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Melanie Cree Green, MD, PhD

What is your research?

I focus on Polycystic Ovarian Syndrome (PCOS) in adolescent girls and its negative side effects including menstrual cycle irregularities, infertility, male pattern hair growth, obesity, resistance to insulin, and an increased risk of cardiovascular disease and type 2 diabetes. Even though PCOS affects 6-15% of the female population in the US, current treatment options are very limited and could potentially be contributing to long term metabolic risk. I came to the Anschutz Medical Campus for my residency and fellowship because of the expertise here. One of my principal mentors is Dr. Kristin Nadeau, a Center for Women’s Health Research physician-scientist who was mentored by Dr. Judy Regensteiner. 

My current research interests are in the relationship between sex steroids and insulin resistance. In my studies, I use stable isotope tracer methods and magnetic resonance spectroscopy methods. My primary project is studying insulin resistance and cardiovascular disease in adolescents with PCOS, and this work is funded by the Center for Women’s Health Research, the American Heart Association, the University of Colorado, and the Thrasher Pediatric Research Foundation. I started a multidisciplinary PCOS clinic for patients at Children’s Hospital Colorado and am also collaborating on studies examining insulin resistance in children with Type 1 and 2 diabetes, the effect of exercise in adults with Type 2 diabetes, and the effect of gestational diabetes on glucose metabolism in older adolescents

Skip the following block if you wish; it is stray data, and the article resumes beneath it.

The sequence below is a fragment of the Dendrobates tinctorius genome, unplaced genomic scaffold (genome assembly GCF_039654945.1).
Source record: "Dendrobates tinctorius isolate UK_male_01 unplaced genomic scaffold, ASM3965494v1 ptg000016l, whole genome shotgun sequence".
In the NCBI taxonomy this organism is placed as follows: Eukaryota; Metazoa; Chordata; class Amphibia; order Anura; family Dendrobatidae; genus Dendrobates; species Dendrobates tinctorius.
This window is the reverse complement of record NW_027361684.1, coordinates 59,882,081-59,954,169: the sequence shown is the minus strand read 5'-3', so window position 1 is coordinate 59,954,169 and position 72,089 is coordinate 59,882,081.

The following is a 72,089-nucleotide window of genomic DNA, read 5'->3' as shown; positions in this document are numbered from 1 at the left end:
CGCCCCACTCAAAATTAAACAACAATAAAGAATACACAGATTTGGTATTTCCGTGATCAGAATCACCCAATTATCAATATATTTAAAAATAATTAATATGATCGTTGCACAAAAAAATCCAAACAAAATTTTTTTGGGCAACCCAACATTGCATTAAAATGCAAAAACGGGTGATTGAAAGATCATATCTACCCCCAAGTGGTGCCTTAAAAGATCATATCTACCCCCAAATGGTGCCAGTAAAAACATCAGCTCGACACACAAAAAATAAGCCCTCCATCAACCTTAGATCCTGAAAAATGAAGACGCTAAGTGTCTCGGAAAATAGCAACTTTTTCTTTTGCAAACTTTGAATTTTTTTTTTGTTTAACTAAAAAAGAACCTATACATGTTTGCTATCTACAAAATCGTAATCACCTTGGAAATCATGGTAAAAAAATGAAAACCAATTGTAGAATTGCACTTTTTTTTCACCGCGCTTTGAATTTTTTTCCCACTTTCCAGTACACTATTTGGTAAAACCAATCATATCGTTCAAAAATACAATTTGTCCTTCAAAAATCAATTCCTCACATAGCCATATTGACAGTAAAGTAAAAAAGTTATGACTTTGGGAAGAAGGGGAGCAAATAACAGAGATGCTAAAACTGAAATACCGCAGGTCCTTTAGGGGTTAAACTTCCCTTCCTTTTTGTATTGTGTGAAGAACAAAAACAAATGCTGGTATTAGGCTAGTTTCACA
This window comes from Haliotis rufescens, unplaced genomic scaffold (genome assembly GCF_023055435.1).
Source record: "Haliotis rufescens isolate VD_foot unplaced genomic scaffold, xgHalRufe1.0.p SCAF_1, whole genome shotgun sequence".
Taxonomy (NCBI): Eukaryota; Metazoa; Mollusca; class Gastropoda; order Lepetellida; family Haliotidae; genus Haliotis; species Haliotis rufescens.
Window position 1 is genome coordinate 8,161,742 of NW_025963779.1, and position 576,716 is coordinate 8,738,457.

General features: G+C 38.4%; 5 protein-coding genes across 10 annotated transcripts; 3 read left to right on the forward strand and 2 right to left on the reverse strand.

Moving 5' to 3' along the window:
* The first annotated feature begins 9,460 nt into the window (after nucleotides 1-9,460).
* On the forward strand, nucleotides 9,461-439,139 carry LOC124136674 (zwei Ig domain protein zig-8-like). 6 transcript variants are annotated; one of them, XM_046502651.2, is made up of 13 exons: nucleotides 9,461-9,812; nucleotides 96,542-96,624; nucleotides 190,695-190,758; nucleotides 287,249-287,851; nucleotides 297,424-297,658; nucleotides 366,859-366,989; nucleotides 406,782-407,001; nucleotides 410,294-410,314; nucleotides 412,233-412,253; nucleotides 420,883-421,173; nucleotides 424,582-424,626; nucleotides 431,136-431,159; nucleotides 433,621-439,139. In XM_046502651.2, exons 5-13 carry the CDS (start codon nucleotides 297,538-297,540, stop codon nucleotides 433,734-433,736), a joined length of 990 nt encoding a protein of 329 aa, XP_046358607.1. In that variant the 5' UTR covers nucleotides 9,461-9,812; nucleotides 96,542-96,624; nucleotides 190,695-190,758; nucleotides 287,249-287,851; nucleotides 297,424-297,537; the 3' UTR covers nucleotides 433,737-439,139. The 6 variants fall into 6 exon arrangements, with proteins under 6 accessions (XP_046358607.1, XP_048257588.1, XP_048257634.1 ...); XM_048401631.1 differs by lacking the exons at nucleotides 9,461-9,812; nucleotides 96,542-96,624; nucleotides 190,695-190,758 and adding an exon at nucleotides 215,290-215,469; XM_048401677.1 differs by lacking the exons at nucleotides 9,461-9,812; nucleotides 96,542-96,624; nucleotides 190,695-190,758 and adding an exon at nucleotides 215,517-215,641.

Why is your research important?

I am studying pre-diabetes and heart disease in girls with PCOS.  Previous studies have shown that women with PCOS have four times the risk of developing diabetes and have a larger incidence of high blood pressure and development of plaque in their arteries.  The purpose of my research is to better understand what is happening on metabolic and the vascular level to teenage girls with PCOS and if an intervention of exercise, diet, and medication at an early age will help to mitigate the risk of developing heart disease and diabetes.

How did you become interested in research and women’s health?

My first scientific experiment was in 10th grade. I went to Six Flags and measured blood pressure and heart rate before and after riding the rides.  Blood pressure and heart rate changed after going on the big rides. I loved it and have been doing clinical research ever since. 

I have been involved in Endocrinology Clinical Research since 1998, and have been interested in women’s health since my undergraduate training at Bryn Mawr, an all women’s college. Following a research project investigating the relationship of soy isoflavones ingestion on estrogen profiles, I completed a PhD in Clinical Investigations and Metabolism.  My dissertation work focused on the role of burn trauma, aging, dietary supplements and bedrest as modifiers of insulin resistance. My post-doctoral work focused on measuring mitochondrial function non-invasively with magnetic resonance spectroscopy. I completed the MD-PhD program at the University of Texas Medical Branch in Galveston. Following my post doc studies at the University of Texas, Southwestern, I came to the University of Colorado School of Medicine and Children’s Hospital Colorado for my residency and fellowship.